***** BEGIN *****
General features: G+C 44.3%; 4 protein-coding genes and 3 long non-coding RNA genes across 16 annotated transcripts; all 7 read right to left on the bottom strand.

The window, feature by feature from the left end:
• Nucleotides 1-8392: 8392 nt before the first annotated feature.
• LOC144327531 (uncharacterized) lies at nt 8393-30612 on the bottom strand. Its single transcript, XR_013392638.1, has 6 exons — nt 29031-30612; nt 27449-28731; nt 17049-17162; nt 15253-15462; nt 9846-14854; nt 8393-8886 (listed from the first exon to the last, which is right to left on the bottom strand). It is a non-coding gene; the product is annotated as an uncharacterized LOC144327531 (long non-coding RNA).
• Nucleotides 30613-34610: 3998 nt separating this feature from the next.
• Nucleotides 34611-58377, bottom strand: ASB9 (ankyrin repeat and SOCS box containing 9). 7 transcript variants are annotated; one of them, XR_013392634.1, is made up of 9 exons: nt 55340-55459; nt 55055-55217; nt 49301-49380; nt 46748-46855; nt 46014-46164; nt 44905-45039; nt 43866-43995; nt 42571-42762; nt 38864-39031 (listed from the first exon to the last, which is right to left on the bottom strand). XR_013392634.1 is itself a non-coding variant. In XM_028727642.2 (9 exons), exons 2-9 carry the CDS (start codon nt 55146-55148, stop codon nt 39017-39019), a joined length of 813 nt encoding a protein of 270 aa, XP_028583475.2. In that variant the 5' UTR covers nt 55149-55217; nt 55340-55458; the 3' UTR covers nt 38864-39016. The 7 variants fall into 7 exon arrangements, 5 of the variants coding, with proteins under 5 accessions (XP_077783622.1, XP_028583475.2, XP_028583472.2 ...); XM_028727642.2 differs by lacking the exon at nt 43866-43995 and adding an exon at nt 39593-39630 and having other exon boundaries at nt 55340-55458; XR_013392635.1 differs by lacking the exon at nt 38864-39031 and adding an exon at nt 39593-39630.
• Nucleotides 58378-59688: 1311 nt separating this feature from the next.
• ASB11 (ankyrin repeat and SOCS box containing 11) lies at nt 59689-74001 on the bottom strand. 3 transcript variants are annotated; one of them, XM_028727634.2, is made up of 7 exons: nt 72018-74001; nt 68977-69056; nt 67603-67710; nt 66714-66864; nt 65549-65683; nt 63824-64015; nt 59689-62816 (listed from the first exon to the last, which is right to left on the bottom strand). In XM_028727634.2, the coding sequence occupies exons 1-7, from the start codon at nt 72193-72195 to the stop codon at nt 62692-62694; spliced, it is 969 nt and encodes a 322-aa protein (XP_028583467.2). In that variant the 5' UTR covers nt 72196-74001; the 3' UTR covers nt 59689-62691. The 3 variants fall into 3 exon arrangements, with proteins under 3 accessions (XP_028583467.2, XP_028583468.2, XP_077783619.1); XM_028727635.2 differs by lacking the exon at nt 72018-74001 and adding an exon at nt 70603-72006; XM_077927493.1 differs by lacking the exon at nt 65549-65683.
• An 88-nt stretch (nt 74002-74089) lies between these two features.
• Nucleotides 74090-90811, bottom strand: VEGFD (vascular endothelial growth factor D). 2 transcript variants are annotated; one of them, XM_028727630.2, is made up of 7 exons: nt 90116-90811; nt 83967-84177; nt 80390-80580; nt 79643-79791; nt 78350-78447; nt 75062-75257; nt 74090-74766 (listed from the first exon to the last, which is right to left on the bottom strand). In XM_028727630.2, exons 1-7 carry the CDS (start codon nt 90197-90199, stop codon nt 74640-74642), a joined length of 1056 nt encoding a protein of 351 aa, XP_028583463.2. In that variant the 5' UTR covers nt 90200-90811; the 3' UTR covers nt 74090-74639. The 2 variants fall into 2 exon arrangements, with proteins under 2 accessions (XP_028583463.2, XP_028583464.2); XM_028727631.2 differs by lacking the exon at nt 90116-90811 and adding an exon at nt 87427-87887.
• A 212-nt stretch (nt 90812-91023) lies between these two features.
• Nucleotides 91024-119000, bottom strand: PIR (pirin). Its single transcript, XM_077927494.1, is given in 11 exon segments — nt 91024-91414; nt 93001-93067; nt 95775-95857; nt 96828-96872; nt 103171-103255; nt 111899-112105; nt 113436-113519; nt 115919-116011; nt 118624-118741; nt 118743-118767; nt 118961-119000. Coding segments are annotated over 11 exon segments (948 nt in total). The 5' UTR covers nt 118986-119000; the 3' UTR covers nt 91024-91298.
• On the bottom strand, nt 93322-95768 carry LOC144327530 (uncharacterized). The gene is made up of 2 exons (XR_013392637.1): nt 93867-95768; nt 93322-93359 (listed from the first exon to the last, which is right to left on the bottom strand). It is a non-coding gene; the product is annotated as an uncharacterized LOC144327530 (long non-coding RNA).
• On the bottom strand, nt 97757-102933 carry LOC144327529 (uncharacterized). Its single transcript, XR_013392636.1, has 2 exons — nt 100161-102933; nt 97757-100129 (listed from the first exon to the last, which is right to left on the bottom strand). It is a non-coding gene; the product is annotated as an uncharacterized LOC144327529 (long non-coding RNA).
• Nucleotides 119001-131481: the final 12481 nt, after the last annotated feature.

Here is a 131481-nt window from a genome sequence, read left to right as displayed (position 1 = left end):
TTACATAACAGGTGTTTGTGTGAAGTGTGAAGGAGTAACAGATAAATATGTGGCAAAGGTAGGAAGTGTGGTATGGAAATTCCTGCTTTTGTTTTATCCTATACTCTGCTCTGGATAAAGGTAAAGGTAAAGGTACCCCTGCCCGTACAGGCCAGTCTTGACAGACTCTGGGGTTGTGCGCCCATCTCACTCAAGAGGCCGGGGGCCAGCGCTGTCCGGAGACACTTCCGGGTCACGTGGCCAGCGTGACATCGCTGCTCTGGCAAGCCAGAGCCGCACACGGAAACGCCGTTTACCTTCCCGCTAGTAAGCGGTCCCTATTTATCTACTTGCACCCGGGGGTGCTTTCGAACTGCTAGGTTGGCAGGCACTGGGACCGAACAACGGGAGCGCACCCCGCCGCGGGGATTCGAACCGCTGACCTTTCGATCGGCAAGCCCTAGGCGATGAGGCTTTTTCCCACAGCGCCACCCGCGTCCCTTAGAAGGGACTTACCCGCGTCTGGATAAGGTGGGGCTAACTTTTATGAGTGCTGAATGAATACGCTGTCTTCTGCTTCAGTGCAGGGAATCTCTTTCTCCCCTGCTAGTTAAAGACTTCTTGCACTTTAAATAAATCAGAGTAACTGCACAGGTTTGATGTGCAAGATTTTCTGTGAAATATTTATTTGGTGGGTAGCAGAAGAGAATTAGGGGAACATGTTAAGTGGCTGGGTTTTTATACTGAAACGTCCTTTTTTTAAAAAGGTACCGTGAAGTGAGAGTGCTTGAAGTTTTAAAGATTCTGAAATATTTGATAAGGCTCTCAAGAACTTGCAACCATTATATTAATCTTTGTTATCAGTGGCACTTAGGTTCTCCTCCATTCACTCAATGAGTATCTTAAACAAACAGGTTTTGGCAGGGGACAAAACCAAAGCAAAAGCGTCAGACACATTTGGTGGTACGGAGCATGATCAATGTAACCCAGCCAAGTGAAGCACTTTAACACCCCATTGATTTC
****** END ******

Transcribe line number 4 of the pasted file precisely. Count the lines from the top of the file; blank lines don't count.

• LOC144327531 (uncharacterized) lies at nt 8393-30612 on the bottom strand. Its single transcript, XR_013392638.1, has 6 exons — nt 29031-30612; nt 27449-28731; nt 17049-17162; nt 15253-15462; nt 9846-14854; nt 8393-8886 (listed from the first exon to the last, which is right to left on the bottom strand). It is a non-coding gene; the product is annotated as an uncharacterized LOC144327531 (long non-coding RNA).